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HS2 capacity release on the East Coast corridor

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ECMA map

ECMA map

The Consortium of East Coast Main Line Authorities (ECMA), managed by York city council, says it represents councils and Scottish regional transport partnerships throughout the area served by the East Coast Main Line. In July 2014, the Consortium published its manifesto on the economic benefits of investment in the ECML.

[‘Delivering the right schemes for economic growth’, from July 2014 ECMA manifesto]

Network Rail and others in the rail industry are best placed to develop the specific schemes that will be needed to achieve the potential for economic growth identified in our research.

The research shows that the following actions would create the conditions that achieve strong levels of economic growth:

1. Providing eight, long distance, high speed passenger trains each hour from London linking core and intermediate stations together, with nine trains north of Peterborough in the longer term. These trains need to run at 100 mph along the ECML – our “Silver Standard”.

2. Providing through HS2 services in the longer term to Leeds, York, the North East and Edinburgh – our “Gold Standard”.

3. Providing regular direct services to London from places that currently have no or few trains each day to the capital and linking these places to other destinations on the ECML. Bradford, Scunthorpe and Middlesbrough are examples of places that need a regular service to the capital.

4. Providing a new direct passenger service from the north to Cambridge in the longer term, without reducing links between other ECML stations.

5. Improving the quality of the whole journey both on train and at platform, for example by providing 100% mobile connectivity throughout each journey to enable people to work whilst travelling.

6. Improving the movement of freight by completing gauge enhancement work, providing enough capacity for freight trains and connecting the ECML to the Electric Spine to allow more electric haulage to key destinations such as ports, power stations and logistics sites.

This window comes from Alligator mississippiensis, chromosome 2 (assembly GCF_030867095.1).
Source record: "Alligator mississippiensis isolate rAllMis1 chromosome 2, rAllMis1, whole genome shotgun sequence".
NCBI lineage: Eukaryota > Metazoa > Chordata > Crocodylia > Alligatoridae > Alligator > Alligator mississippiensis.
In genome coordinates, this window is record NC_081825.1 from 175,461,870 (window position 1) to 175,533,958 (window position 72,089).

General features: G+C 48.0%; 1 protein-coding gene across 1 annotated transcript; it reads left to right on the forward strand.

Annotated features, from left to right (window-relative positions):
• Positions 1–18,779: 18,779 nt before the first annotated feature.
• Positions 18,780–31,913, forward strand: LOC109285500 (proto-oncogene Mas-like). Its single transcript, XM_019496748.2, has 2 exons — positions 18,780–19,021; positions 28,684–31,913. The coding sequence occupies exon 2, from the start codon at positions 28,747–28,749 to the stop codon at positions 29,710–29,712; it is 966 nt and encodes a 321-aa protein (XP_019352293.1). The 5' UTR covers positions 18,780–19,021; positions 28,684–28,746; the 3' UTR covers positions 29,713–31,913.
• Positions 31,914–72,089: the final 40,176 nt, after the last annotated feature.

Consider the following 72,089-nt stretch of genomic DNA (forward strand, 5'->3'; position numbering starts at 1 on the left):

ECMA’s prospectus — authored by JMP — proposed substantial but uncosted improvements on the ECML, and an increase in the number of long distance passenger trains.

[ECMA prospectus, 8 September 2014]

If it were possible to increase line speeds above 125mph [200 km/h], for example to 140mph [225 km/h] then investment should be prioritised in the following order:

1. Doncaster – Leeds
2. Hitchin – Peterborough
3. London – Hitchin
4. Peterborough – Newark
5. York – Leeds
6. Newark – Doncaster
7. Doncaster – York
8. York – Northallerton
9. Northallerton – Newcastle
10. Newcastle – Edinburgh

According to HS2 Ltd, its new-build Y network would allow fast intercity trains to transferred away from the ECML, thereby releasing (path) capacity for regional and freight traffic, and avoiding the disruption which would follow from upgrading East Coast.

But clearly, ECMA’s aspirations for the East Coast line are not compatible with those of HS2 Ltd, and the idea that HS2 could take over the intercity role of the ECML has no plausibility. Between Leeds and London, HS2 would not serve a single town on the East Coast corridor.

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Written by beleben

November 3, 2014 at 2:06 pm

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